You must read dreadful dumb books and glorious books, and let them wrestle in beautiful fights inside your head, vulgar one moment, brilliant the next. You must lurk in libraries and climb the stacks like ladders to sniff books like perfumes and wear books like hats upon your crazy heads…Which finally means, may you be in love every day for the next 20,000 days. And out of that love, remake a world. ~~ Ray Bradbury
Since the late, great Mr. Bradbury said it better than I ever could, let’s get on with #6 of my favorite reads from 2016:
The Art of Racing in the Rain (2008; Garth Stein)
I ordered this book from Powell’s when I saw it was in my book group’s line-up; also, the title had been on my radar for some time. When I started it, I honestly thought it was about running. I knew the story took place in the Pacific Northwest, where I also knew, because I’d lived there for many years, that running is a popular sport. If you live in the PNW and don’t run in the rain, you’ll never run at all. Imagine my surprise when I learned the book is about race car driving. All right, I thought, here’s an opportunity to learn something new, like I did with rowing when I read The Boys in the Boat. Bring it on.
I also knew that the narrator is a dog. Some readers will roll their eyes at this. But for fifteen years I wrote our holiday letter (who does that anymore?) from the perspective of our imperious cat. It was such a hit that people started sending their holiday letters directly to her, completely bypassing us. So, sure, I could accept the premise of a dog as narrator.
The dog in question is Enzo (which in Italian means “ruler of the household” – a nice touch), and he speaks to us in clear and simple language. My only complaint is that occasionally he’s a tad erudite. Yes, he’s a Labrador retriever, one of the smartest breeds on the planet (and another wise choice on the part of the author), perhaps even smarter than most people. But we already have a talking dog, which requires more than enough suspension of disbelief. When Enzo speaks like a Harvard graduate, it seems to me that Stein is stretching the scenario a bit too far. It’s a small quibble, however, and did nothing to diminish my enjoyment of the book.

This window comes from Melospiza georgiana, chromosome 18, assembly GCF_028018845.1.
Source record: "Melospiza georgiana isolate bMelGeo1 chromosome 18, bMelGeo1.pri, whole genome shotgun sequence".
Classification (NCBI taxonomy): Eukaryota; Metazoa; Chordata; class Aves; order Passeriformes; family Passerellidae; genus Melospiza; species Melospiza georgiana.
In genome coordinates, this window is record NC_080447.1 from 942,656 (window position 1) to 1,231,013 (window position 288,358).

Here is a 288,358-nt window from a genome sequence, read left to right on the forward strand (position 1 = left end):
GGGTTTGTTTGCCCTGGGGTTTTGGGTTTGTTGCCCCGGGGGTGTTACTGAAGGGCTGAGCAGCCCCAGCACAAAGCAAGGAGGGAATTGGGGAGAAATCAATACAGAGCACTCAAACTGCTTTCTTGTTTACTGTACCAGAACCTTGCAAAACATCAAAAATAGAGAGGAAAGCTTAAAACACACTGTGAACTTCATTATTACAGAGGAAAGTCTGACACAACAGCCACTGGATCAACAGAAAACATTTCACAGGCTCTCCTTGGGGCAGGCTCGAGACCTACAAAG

Enzo’s goal is to be a human in his next life, and he tries valiantly to overcome his canine instincts to earn this promotion. In the time-honored method of exploring humanity through the eyes and actions of a non-human (think Mr. Spock or Data from “Star Trek”), Enzo becomes the most human character in the book. The storytelling is excellent, with life-and-death stakes, and with enough happy moments to release tension and to devastate the reader when reverses and set-backs occur. There were moments that made my blood boil, and moments that made me laugh out loud.
But what I connected with most was the story’s inspirational quality. Through the medium of car racing, Enzo learns important lessons about life: it’s his path to humanity. The book is packed with such moments. Enzo’s understanding, for example, of the notion that: “No race has ever been won in the first corner…but plenty of races have been lost there…to finish first, first you must finish,” is excellent advice on perseverance whether you’re racing, writing, or trying to lead an authentic, human life.
Next time, we’ll wrap things up. See you then!